Speaking of my body… one of the things I’d always feared about pregnancy (and having children in general) is some kind of takeover by the body of the mind, of my personality undergoing changes I was powerless to stop, of being brainwashed into doting motherhood and — scariest of all — liking it. I do have a strong sense of my body taking the reins now, of my mind taking a very deliberate back seat. But to my surprise, I feel happy about it. I don’t think it’s brainwashing, because it reminds me of how I’ve felt after a really good massage: my body getting its due, reminding me of its deep wisdom and capability and strength, the brain acknowledging (sometimes with a shock) that existence requires teamwork. It’s like my body and mind got together and my body said, Hey, look, I can do this. You can definitely support me, but I’m going to have to do the heavy lifting here, and my mind replied, Much as I hate to admit it, I’m at sea here, but you seem to know what you’re doing. So I’ll cede leadership to you for awhile.
And so, my body is in the front seat now, and I feel happy — not because I’m Making a Baby (that part still doesn’t feel real), but because my body is such an easier manager than my brain. My brain has a lot of opinions: I’m doing it wrong, I should be doing more, I need to push through this tiredness, if I only tried harder I could be different than I am, etc, etc. My brain is ambitious and makes plans, and scolds me when I don’t make good on them. My brain is, in fact, rather mean to me. Us. My body, on the other hand (on both hands?), is considerably less linear and, oddly enough, more confident. I think second-guessing is an invention of the brain; it doesn’t seem to be something the body does. My body isn’t concerned about goals because it only really has one: to survive, and then, to thrive. And I’m already doing both. So it’s contentedly humming along, building its little house, and as long as I see to its needs, it really doesn’t complain, nor does it ask more of me. And it’s so much easier to listen to my body right now, because my brain isn’t front and center yelling at me about what it thinks I should want.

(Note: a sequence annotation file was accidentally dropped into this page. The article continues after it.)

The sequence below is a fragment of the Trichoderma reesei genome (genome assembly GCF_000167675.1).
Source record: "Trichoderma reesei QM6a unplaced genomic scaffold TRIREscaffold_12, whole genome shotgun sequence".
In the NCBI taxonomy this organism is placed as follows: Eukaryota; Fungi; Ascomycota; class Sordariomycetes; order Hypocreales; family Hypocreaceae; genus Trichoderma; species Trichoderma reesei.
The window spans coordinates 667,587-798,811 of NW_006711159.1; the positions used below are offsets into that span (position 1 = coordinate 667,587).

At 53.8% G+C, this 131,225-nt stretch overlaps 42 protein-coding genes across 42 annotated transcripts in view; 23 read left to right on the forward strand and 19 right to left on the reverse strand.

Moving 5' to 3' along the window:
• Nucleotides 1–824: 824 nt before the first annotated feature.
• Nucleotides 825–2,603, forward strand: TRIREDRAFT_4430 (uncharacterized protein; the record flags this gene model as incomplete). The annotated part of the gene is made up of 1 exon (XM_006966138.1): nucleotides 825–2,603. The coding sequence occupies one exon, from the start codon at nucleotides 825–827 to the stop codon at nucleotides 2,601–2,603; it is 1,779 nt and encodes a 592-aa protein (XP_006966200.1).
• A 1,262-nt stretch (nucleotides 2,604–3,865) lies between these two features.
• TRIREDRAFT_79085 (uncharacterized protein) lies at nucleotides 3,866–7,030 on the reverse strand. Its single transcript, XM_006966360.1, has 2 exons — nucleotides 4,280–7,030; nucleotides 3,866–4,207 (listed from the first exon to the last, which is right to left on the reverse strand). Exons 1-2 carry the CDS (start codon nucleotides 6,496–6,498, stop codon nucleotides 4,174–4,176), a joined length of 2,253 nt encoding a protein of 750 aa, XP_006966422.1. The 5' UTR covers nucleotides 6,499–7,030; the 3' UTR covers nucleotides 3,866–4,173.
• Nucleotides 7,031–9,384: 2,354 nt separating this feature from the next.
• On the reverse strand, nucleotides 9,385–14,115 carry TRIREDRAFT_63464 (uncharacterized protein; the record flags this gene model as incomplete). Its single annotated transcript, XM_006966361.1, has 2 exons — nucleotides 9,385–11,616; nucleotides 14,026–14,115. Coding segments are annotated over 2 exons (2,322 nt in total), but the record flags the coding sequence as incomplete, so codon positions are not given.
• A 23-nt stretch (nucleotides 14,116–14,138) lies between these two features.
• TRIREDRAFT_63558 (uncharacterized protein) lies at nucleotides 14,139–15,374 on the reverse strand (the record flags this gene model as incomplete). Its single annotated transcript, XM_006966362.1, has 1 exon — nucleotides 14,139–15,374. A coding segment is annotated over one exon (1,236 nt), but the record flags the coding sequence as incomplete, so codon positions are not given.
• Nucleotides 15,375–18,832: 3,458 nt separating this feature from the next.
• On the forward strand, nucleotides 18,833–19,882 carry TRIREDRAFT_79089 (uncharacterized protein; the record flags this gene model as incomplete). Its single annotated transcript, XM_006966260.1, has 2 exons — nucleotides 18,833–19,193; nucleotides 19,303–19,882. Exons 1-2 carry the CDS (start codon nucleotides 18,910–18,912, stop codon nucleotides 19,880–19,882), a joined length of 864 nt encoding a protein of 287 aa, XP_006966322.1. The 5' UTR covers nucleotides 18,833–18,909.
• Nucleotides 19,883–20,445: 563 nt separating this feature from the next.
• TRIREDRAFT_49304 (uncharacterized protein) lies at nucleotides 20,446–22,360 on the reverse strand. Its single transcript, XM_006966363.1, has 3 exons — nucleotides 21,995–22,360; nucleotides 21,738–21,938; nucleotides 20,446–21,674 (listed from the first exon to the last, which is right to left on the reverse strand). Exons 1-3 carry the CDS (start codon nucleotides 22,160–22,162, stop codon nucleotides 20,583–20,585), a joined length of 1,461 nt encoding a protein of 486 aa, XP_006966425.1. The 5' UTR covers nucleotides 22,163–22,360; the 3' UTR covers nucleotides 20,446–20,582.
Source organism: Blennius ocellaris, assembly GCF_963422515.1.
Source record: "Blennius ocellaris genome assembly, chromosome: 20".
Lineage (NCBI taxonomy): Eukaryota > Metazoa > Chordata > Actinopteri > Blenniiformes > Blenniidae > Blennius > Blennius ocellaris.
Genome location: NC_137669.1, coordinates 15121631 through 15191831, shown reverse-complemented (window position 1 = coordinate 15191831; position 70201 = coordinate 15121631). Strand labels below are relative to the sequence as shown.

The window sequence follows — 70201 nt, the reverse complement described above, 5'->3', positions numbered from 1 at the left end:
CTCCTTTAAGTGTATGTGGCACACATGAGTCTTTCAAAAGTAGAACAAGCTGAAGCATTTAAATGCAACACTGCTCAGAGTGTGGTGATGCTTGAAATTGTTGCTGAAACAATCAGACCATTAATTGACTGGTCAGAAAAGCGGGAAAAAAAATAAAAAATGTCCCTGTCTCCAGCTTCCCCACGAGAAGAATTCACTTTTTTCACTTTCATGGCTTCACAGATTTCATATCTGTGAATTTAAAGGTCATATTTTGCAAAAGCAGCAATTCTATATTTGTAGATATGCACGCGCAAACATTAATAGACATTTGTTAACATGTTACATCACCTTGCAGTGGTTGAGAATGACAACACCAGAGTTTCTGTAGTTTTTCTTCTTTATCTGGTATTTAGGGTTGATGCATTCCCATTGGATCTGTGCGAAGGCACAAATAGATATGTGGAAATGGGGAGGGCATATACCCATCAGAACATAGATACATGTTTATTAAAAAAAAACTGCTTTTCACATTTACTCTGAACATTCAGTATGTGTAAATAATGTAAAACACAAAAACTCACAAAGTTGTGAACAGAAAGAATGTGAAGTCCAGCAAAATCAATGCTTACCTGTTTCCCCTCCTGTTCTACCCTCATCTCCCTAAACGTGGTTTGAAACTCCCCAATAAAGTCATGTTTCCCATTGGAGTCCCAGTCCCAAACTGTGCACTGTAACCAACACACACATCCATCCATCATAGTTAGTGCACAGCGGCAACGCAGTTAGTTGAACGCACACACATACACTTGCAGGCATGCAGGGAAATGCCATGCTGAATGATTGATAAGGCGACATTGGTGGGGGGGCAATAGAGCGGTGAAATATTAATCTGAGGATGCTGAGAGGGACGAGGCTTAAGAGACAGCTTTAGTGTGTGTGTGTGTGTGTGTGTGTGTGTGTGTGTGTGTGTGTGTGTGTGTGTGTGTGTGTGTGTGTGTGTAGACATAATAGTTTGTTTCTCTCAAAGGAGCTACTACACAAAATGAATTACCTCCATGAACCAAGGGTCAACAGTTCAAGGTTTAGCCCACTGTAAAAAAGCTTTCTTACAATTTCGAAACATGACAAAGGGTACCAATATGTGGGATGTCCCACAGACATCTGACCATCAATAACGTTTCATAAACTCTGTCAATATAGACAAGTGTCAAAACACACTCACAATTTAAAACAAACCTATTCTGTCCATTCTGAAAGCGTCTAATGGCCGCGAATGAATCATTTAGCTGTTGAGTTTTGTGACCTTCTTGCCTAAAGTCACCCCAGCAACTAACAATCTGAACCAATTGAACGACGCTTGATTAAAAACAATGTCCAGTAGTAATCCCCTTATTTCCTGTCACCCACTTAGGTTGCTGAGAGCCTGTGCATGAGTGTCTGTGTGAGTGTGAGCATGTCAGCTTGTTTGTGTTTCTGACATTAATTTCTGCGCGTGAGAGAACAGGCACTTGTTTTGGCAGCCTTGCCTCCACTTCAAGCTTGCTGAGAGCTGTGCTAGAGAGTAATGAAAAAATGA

So yes, it’s early indeed, but so far I’m finding pregnancy really enjoyable. It’s isn’t always comfortable, but it is, to my huge surprise, relaxing — at least compared to the near-constant and often cruel self-flagellation that is the life of an artist!!!
*I can see why they do this, but I can’t get into it. The first two weeks of pregnancy = a time when I wasn’t actually pregnant? Nope. It is supremely important to me that my pregnancy was a choice. I don’t want anyone foisting a pregnancy on me when I wasn’t pregnant — even in the name of calculating the pregnancy that I am actually having.
**Circle of tiny things, clockwise from top: sesame, brown jasmine rice, pearl barley, split pea, chickpea, pinto bean, chocolate chip, two kinds of cardamom (the larger one is a Thai cardamom pod), raisin, almond. I am pleased with this illustration for many reasons, one of which is that almost all of these items are also colors that people can be.